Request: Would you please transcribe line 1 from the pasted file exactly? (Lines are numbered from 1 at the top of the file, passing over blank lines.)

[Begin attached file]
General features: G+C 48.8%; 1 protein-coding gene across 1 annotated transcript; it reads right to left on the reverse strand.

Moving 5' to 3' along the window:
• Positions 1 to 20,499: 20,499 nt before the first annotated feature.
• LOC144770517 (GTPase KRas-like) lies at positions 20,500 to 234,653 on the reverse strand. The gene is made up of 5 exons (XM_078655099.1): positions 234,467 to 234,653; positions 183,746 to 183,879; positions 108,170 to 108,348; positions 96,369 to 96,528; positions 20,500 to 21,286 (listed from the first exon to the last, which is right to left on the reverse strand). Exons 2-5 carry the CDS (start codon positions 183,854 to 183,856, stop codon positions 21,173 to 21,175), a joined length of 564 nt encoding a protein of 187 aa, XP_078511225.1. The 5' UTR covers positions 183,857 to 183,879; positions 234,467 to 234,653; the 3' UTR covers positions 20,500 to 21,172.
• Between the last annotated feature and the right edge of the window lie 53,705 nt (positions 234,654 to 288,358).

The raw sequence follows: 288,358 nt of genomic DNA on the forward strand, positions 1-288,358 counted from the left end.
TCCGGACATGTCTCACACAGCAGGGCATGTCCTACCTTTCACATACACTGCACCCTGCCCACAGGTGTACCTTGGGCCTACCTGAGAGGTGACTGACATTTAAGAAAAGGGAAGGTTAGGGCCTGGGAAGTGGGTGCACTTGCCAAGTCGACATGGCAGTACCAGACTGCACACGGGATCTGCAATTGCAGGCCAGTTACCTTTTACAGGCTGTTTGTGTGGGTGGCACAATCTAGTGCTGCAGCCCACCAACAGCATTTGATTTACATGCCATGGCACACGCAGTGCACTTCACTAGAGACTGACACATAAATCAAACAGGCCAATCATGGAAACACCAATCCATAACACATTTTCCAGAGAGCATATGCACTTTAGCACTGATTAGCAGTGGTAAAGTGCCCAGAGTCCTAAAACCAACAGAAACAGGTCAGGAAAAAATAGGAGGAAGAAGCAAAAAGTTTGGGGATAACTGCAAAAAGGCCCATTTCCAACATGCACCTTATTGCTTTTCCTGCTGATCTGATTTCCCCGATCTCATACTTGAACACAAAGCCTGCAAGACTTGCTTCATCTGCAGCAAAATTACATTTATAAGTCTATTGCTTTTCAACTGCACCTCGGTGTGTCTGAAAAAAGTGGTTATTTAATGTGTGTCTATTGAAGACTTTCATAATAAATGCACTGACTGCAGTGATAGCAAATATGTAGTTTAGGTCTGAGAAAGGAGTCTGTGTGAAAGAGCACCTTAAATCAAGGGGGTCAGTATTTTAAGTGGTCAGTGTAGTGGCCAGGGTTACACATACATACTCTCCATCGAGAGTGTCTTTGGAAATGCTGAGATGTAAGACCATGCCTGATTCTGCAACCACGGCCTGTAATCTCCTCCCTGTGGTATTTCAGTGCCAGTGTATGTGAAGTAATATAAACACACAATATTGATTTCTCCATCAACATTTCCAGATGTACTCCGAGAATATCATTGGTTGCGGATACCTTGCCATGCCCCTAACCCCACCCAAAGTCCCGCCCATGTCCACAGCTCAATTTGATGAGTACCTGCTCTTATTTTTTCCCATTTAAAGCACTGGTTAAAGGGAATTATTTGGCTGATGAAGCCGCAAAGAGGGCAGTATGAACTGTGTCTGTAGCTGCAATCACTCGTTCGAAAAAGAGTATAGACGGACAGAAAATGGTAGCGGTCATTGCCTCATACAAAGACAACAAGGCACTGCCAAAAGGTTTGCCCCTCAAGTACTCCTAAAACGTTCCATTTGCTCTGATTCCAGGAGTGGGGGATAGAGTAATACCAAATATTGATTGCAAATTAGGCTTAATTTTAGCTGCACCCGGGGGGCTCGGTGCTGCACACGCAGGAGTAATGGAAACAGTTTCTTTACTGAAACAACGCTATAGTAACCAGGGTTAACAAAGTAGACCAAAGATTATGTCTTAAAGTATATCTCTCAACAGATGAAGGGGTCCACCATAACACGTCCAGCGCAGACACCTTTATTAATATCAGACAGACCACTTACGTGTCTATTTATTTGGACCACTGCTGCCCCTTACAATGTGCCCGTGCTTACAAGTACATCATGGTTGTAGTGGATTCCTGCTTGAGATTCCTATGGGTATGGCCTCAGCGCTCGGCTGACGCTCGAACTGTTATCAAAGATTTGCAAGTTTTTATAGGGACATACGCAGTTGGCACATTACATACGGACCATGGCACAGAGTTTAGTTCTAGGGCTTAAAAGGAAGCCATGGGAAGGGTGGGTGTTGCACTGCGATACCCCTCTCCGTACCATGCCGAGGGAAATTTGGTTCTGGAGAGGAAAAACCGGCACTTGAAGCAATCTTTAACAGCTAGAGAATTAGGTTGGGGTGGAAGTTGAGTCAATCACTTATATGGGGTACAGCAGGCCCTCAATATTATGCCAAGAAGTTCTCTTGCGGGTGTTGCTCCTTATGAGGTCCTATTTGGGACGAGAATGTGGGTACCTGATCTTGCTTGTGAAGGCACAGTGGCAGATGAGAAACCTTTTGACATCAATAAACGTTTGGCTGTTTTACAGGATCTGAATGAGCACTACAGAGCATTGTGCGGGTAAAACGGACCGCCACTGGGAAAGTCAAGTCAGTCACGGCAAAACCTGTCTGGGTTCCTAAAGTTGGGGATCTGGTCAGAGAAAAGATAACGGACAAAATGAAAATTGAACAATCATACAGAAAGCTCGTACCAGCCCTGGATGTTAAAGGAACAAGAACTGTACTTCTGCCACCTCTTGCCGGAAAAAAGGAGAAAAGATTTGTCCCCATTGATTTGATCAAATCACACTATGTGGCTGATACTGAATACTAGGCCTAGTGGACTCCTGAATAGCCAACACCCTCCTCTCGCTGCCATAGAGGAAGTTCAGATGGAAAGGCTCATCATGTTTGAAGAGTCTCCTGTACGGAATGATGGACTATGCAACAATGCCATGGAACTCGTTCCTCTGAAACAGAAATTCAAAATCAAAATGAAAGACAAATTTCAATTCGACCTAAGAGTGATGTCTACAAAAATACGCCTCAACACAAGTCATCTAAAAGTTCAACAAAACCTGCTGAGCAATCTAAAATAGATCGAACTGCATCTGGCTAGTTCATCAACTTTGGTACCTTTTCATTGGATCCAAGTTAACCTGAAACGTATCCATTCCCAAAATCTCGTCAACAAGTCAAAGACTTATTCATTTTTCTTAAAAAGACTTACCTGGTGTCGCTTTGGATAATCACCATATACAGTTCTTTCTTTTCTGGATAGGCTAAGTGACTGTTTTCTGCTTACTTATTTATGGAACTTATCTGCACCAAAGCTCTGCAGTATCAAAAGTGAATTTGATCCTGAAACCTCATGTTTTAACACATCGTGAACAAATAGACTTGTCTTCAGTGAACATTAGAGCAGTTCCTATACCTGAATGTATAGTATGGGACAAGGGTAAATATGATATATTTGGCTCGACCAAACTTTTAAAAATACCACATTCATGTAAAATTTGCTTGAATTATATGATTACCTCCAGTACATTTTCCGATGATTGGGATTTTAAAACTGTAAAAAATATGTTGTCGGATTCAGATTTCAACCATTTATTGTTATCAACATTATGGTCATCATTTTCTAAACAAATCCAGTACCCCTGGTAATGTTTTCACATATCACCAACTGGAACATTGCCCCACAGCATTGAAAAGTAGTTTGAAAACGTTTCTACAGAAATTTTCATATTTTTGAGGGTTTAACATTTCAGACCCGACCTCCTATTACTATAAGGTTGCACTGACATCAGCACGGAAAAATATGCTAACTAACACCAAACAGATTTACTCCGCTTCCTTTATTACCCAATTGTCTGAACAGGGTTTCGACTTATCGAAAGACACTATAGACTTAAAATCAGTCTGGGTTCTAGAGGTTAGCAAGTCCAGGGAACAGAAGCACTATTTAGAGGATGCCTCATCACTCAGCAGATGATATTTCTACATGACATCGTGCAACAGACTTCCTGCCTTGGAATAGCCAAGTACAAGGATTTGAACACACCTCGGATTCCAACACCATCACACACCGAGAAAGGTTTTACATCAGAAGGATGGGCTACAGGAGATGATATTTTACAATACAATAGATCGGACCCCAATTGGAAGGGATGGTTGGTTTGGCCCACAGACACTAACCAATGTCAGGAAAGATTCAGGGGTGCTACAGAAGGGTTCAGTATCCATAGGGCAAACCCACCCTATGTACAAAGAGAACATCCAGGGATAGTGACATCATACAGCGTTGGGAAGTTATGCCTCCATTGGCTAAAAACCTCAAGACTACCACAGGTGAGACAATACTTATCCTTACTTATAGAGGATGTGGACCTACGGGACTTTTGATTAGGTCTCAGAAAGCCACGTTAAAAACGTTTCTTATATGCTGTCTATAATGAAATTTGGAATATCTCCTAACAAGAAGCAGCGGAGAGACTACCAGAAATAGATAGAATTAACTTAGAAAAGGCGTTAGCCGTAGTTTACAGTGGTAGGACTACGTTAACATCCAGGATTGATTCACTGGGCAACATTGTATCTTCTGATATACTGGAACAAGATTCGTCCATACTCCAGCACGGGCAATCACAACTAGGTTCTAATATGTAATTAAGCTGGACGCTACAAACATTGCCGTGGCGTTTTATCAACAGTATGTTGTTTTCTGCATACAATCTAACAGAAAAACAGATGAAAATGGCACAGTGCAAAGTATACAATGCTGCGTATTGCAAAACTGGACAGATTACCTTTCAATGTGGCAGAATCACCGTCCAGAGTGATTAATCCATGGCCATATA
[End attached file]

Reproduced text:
General features: G+C 48.8%; 1 protein-coding gene across 1 annotated transcript; it reads right to left on the reverse strand.